Misunderstanding creates confusion at Reese Center campus

by: HANNAH NELSON/Staff Writer

A nonviolent domestic incident at South Plains College’s Reese Center campus recently resulted in miscommunication about the situation.

The incident happened on Oct. 14 in Building 2, which is primarily where math courses are located, at 11:20 a.m., and the issue was resolved within minutes, according to Kara Martinez, dean of the Reese Center campus.

During math class, while the students were taking a quiz, a man came up to the classroom door, according to Martinez. A student in the classroom told the instructor that she did not want to see the man who was standing at the door. The instructor then went to the door and told the man that he needed to leave. The man stated that he needed to speak to his wife. However, the instructor did not allow him to talk to her and demanded that the man leave.

When the man left, the instructor closed his classroom door and followed the man out the door to make sure that he did in fact go to his vehicle and leave the campus. While following the man, the instructor also called the campus police.

While in the classroom, many of the students began to get concerned about what was going on. Nervous, some of the students called 911.

“I can understand when someone you never knew before comes to your classroom wanting to speak with another student, and your instructor leaves and closes the door,” Martinez said.  “It tends to snowball.”

The SPC Campus Police arrived right as the man was leaving the campus. When the officers from the Lubbock County Sheriff’s Office arrived, after responding to the 911 calls, the Campus Police had already insured that the man was no longer on the campus.

Right after the incident, Martinez said that she sent out a notification to all faculty and staff so they could tell their students that everything was safe. Afterward, there was a safety report that was sent out to all the students after the incident occurred. This notification let all students know that there was not an emergency on campus. It also helped quell many false reports of what happened on campus. According to Martinez, there were many false reports that circulated after the incident occurred that affected the college from getting the real story out.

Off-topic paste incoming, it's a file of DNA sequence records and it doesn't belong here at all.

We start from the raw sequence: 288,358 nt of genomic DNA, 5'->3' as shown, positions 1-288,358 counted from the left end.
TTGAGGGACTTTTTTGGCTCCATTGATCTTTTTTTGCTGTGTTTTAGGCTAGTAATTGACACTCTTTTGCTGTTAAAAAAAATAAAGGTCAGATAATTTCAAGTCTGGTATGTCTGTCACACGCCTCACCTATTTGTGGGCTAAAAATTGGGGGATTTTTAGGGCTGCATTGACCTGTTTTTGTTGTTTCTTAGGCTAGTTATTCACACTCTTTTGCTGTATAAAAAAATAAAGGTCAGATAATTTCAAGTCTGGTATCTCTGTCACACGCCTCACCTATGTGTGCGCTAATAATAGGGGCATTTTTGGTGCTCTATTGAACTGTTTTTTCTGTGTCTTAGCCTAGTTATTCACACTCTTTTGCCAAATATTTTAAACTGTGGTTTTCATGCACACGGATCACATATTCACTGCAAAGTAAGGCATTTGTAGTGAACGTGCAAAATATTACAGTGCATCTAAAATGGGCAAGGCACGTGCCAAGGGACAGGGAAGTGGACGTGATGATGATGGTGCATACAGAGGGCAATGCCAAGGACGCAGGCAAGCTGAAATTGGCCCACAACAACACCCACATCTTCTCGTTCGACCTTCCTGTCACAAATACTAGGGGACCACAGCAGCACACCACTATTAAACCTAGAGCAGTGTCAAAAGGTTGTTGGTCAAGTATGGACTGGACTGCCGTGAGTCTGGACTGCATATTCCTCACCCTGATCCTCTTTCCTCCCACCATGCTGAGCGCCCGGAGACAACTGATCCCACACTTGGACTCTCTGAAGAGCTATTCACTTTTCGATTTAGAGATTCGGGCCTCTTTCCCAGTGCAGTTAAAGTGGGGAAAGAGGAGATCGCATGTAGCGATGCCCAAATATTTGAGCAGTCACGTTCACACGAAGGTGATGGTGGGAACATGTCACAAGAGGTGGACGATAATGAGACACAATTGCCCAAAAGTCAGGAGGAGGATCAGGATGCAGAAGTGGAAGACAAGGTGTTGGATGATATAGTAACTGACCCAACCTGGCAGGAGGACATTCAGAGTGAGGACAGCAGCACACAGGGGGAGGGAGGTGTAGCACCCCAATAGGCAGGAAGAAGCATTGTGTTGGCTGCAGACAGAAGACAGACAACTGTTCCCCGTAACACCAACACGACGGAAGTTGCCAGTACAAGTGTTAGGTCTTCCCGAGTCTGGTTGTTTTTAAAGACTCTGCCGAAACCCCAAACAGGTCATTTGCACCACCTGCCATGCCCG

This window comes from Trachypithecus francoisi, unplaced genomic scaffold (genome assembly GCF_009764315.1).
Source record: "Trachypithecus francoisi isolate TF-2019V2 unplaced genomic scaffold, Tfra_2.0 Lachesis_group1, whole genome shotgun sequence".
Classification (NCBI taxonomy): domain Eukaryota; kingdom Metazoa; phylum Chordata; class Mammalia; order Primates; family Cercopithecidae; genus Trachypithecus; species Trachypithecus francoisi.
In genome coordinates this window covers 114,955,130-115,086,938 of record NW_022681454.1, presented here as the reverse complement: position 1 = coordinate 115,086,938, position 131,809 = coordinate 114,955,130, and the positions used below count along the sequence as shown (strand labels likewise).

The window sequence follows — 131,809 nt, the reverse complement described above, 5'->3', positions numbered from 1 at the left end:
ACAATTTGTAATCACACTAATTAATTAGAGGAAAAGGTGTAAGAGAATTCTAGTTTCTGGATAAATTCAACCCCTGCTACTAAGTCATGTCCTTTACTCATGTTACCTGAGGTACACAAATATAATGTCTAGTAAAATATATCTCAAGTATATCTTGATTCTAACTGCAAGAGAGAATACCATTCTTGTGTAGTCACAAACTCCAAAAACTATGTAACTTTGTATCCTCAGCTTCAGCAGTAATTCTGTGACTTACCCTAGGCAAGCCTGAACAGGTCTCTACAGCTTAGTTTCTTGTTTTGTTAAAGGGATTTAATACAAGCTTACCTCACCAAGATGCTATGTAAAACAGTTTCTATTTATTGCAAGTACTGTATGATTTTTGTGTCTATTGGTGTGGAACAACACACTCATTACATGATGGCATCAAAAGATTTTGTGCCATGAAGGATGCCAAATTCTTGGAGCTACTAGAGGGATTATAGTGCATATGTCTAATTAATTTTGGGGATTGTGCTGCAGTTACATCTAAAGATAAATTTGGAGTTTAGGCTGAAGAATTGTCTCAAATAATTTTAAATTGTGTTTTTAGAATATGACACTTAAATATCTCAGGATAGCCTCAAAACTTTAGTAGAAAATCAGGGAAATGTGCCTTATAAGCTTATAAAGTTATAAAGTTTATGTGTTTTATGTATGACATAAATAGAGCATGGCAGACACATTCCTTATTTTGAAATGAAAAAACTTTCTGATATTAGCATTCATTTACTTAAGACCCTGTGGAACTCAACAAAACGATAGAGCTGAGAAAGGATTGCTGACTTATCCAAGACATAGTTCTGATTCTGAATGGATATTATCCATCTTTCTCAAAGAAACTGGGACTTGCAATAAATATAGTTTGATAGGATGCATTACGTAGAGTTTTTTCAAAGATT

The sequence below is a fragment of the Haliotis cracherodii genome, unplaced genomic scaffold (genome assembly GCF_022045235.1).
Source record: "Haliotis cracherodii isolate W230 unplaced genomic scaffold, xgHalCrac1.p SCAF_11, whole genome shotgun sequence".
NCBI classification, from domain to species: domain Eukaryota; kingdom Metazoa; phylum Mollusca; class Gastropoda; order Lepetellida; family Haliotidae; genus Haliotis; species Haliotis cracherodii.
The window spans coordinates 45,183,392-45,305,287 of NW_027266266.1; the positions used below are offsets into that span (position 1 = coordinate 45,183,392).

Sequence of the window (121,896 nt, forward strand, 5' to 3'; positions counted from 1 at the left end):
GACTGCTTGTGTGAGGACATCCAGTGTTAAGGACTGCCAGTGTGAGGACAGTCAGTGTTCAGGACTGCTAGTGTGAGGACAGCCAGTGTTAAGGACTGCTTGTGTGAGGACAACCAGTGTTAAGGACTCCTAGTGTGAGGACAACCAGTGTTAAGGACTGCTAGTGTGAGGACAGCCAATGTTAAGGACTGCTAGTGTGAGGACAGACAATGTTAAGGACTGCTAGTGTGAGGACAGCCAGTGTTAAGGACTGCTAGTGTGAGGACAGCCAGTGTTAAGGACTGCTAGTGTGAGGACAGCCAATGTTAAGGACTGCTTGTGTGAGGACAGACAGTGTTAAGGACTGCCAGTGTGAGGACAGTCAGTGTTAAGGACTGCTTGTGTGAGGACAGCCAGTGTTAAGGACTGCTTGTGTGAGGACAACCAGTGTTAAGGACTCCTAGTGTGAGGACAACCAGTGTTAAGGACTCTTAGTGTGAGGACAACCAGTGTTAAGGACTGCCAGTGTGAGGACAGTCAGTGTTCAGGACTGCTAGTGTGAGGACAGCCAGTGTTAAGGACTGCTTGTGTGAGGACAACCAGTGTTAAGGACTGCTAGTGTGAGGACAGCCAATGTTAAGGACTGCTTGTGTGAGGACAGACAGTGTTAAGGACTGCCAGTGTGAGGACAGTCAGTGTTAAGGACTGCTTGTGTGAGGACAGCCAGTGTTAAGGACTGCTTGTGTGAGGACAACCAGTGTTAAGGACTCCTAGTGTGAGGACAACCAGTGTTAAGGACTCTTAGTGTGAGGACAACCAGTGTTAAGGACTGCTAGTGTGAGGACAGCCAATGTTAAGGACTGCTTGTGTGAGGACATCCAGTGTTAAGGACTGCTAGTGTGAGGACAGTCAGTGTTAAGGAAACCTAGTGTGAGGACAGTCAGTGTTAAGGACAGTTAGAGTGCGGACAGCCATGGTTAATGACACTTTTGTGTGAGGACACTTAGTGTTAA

“It made people worried that they were not notified, but there was never a gun on campus,” said Martinez.

That was one of the many reports that the media reported that did not come from SPC administrators. The false reports made it hard for SPC to get the real story out, Martinez said, since there were already so many different versions of what happened circulating.

The college has many procedures in place for any type of incident on campus. In the case of any true emergency, students will be contacted through the college’s emergency notification system, so they know what is going on.

Every faculty and staff member has a copy of emergency procedures. These resources are also available on MySPC on the Safety and Health tab for people to see the procedures for each campus. Also, Martinez recently sent out a reminder for reporting procedures. The email also contains an FBI video titled, “Run, Hide, Fight,” which is a wonderful training video for active shooter situations. It is also important that students inform the college of any situation going on that the campus police might need to be aware of and pay attention to.

It is important to Martinez that students know that the college is a safe place for students to go.

“Students are our first priority,” Martinez said. “We wouldn’t be here without the students… So, people that work here at South Plains College are here to help students, that means protecting students.”

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